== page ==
Diabetes Self-Management Articles

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Getting the Sleep You Need

by David Spero, RN

To help your body and mind connect your bed with relaxation, get in the habit of using your bed only for sleep and sex. Don’t read, eat, talk on the phone, or watch television in bed. Once you’ve established sound sleep, you may be able to loosen up a bit.

Whatever you do, don’t try to go to sleep. Dr. Hauri says, “The harder you try to stay awake, the easier you will fall asleep. The harder you try to sleep, the longer you will stay awake.”

In Dr. Bootzin’s plan, it’s also crucial to get up at the same time every morning, whether you’ve slept or not. You’re trying to form a new habit of easy and regular sleep, and a couple of days of tiredness may be a small price to pay.

Be patient. Dr. Kuo says it takes at least two weeks to learn new sleep behaviors. “Changing long-time sleep patterns is a process. It’s not something you can change all at once. If you’ve had insomnia for a long time, it may take at least six to eight weeks to establish improvement. And many people benefit from the help of a sleep specialist.”

Routine, routine, routine
Sleep doctors recommend having a bedtime ritual, or a set of habits you can form that promote sleep. After sitting at a computer or watching TV, talking or doing physical exercise, many people find it hard to go right to sleep. You need to wind down first. You should faithfully go through your ritual every evening, if possible. Rituals vary from person to person. Whatever works for you is OK. Here are some ideas:

  • Dim the lights 20 minutes or so before bedtime (to simulate sunset).
  • Take a warm bath.
  • Have a snack. Most bedtime snacks will work, but avoid spicy food. Warm milk, herbal tea, and turkey are especially good for many people.
  • Do some gentle stretching, but not vigorous exercise.
  • Taking acetaminophen or aspirin at bedtime helps some people stay asleep by lowering body temperature, which triggers sleep-inducing signals in the brain.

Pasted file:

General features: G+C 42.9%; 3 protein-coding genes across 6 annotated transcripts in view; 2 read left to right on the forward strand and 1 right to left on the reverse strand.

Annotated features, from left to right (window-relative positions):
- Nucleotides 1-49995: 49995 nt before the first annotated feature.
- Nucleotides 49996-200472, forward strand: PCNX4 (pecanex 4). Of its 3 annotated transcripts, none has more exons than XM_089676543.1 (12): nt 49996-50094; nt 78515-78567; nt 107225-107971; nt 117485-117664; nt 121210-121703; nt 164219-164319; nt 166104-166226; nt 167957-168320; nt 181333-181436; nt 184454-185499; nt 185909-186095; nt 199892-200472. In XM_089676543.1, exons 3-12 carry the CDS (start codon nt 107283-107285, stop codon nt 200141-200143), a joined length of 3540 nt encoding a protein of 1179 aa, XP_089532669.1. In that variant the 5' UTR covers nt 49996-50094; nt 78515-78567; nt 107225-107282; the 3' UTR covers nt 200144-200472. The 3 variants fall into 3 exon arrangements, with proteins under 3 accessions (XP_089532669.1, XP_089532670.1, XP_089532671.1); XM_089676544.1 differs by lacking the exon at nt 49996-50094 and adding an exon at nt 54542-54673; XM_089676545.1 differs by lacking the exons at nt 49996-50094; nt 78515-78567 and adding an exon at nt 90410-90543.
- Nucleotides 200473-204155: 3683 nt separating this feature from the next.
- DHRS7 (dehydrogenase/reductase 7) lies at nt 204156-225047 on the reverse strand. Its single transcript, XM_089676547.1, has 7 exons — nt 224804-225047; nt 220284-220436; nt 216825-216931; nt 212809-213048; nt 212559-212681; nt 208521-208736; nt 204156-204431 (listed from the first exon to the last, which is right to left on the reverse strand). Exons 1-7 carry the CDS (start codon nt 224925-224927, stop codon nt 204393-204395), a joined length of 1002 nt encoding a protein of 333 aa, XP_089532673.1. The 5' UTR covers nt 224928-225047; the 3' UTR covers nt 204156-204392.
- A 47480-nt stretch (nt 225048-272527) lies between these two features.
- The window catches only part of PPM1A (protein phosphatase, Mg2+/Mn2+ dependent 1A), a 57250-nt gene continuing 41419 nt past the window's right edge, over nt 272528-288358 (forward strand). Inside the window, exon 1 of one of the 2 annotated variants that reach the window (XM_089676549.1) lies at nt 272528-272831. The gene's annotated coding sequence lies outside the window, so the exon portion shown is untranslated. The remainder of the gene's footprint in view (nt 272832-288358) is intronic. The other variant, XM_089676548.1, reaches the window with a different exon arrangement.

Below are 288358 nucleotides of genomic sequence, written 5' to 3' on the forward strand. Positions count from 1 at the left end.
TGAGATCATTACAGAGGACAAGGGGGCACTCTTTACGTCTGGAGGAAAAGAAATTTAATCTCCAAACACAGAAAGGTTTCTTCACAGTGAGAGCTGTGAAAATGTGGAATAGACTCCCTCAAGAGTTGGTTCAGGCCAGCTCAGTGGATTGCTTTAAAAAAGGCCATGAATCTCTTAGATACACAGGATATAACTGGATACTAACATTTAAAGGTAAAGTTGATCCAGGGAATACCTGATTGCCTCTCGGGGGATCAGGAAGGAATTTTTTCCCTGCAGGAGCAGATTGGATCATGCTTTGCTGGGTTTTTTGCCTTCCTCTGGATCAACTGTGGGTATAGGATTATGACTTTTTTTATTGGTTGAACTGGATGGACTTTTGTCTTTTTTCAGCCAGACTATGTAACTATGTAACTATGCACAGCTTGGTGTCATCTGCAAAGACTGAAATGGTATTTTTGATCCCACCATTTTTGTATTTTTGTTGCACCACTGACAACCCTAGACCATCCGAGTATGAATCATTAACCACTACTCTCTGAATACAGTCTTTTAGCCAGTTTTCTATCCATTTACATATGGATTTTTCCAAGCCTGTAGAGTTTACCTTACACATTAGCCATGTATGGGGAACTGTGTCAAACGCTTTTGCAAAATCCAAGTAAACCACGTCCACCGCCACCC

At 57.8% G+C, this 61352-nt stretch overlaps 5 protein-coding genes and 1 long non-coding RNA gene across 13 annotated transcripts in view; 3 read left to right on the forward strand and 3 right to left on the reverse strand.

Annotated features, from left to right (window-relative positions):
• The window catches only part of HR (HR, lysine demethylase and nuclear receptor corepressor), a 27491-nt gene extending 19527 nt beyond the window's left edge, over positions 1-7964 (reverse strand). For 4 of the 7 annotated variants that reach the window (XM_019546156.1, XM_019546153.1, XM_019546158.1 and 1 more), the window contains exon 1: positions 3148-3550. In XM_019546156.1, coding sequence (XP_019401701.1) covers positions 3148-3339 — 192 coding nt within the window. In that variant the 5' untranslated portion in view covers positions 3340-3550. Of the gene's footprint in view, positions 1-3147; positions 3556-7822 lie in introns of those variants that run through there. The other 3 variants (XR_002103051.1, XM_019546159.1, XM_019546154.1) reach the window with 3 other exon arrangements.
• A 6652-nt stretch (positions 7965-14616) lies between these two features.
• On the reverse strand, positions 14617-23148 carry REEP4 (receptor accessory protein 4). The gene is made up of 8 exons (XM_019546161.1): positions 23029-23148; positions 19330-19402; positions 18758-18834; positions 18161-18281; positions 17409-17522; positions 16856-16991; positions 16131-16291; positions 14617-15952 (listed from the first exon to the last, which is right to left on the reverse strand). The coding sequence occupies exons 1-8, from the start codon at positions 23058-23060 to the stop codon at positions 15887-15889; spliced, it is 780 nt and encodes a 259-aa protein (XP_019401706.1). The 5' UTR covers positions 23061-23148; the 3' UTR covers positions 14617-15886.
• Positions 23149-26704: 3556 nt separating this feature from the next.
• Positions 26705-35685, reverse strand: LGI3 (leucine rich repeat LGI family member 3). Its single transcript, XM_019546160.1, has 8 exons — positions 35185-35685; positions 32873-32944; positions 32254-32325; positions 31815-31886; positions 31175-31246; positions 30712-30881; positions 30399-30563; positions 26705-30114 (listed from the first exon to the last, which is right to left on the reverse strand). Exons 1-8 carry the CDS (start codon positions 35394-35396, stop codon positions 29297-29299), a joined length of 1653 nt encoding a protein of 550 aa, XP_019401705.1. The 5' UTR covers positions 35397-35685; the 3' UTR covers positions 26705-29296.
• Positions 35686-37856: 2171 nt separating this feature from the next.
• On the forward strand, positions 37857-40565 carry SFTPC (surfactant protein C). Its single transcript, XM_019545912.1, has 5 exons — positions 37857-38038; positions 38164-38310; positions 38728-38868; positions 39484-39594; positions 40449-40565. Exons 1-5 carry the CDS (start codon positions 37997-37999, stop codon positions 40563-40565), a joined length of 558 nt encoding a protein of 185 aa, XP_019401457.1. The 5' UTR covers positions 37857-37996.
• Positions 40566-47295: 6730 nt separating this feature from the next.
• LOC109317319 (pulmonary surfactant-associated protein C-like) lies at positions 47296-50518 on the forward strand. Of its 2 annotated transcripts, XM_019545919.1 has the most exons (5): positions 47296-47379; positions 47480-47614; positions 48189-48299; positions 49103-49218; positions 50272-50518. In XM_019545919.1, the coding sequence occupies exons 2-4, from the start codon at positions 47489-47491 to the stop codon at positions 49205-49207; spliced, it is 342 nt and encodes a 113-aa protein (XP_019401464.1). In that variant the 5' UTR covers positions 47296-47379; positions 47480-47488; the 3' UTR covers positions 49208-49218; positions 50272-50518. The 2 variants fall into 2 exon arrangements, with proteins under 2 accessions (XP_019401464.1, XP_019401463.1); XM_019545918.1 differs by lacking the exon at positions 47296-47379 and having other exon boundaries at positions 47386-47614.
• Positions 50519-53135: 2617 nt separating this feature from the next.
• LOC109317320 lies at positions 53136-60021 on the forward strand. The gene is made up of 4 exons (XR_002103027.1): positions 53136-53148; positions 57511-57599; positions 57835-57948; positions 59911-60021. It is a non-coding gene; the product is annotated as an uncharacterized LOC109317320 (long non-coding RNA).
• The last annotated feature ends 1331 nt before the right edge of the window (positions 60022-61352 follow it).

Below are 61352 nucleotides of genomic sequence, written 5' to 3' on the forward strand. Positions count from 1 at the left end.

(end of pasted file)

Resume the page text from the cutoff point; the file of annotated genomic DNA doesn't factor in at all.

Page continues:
• Pray or meditate.
  • Repeat an affirmation such as, “I have done all I needed to do today.”
  • Listen to restful music or nature sounds or a relaxation tape.
  • Put on socks or down booties so that cold feet don’t keep you awake.
  • Sex can also be a good sleep-inducer for some people.

Some of these things can also help you get back to sleep after waking up in the middle of the night.

Sleep-promoting lifestyles

What you do during the day makes a big difference in how you sleep at night.

Exercise. Bodies need to move. If you don’t move all day, your body won’t want to stay still at night. Of course, exercise also helps blood glucose control. Exercising too close to bedtime could keep you awake, though, so it may be good to avoid vigorous exercises three to six hours before you go to bed.

Stress. Anything that makes your life less stressful helps you sleep, and vice versa. Relaxation and self-soothing skills are crucial and are taught at most sleep clinics. If worries keep you awake, Dr. Hauri suggests spending 10–30 minutes a day (not in the evening) in a “worry session,” thinking of all your worries and writing some ideas on “worry cards.” You know they’ll be there in the morning, so you don’t have to worry at night.

Blood glucose control. Maintain the best possible blood glucose control.

Excess weight. Overweight makes it harder to sleep and can cause sleep apnea. Another reason to get in shape.

Sunlight. Get some sun exposure during the day. Without sunlight, your brain is not properly cued to produce melatonin, the body’s natural sleep aid. Being unable to see sunlight is why most blind people have problems with insomnia.

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Statements and opinions expressed on this Web site are those of the authors and not necessarily those of the publishers or advertisers. The information provided on this Web site should not be construed as medical instruction. Consult appropriate health-care professionals before taking action based on this information.

 

 

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